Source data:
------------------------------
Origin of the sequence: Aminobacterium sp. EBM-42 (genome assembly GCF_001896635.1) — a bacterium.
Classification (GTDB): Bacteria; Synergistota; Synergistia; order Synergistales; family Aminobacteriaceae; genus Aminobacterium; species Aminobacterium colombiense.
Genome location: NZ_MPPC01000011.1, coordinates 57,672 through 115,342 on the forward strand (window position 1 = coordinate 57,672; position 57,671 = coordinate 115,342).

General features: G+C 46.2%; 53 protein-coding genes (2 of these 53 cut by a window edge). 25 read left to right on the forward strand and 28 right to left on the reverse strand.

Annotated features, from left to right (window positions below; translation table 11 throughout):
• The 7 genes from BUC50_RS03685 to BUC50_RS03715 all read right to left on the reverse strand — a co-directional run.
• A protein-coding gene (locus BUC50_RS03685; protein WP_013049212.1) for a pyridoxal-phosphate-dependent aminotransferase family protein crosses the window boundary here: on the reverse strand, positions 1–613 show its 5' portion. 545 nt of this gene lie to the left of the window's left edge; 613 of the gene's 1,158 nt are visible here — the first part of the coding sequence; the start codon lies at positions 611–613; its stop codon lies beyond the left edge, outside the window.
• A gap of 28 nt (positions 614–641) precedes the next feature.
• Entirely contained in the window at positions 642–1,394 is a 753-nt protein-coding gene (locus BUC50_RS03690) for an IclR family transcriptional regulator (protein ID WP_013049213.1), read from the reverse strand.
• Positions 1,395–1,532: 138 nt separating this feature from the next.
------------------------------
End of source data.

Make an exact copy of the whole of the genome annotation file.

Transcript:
Origin of the sequence: Aminobacterium sp. EBM-42 (genome assembly GCF_001896635.1) — a bacterium.
Classification (GTDB): Bacteria; Synergistota; Synergistia; order Synergistales; family Aminobacteriaceae; genus Aminobacterium; species Aminobacterium colombiense.
Genome location: NZ_MPPC01000011.1, coordinates 57,672 through 115,342 on the forward strand (window position 1 = coordinate 57,672; position 57,671 = coordinate 115,342).

General features: G+C 46.2%; 53 protein-coding genes (2 of these 53 cut by a window edge). 25 read left to right on the forward strand and 28 right to left on the reverse strand.

Annotated features, from left to right (window positions below; translation table 11 throughout):
• The 7 genes from BUC50_RS03685 to BUC50_RS03715 all read right to left on the reverse strand — a co-directional run.
• A protein-coding gene (locus BUC50_RS03685; protein WP_013049212.1) for a pyridoxal-phosphate-dependent aminotransferase family protein crosses the window boundary here: on the reverse strand, positions 1–613 show its 5' portion. 545 nt of this gene lie to the left of the window's left edge; 613 of the gene's 1,158 nt are visible here — the first part of the coding sequence; the start codon lies at positions 611–613; its stop codon lies beyond the left edge, outside the window.
• A gap of 28 nt (positions 614–641) precedes the next feature.
• Entirely contained in the window at positions 642–1,394 is a 753-nt protein-coding gene (locus BUC50_RS03690) for an IclR family transcriptional regulator (protein ID WP_013049213.1), read from the reverse strand.
• Positions 1,395–1,532: 138 nt separating this feature from the next.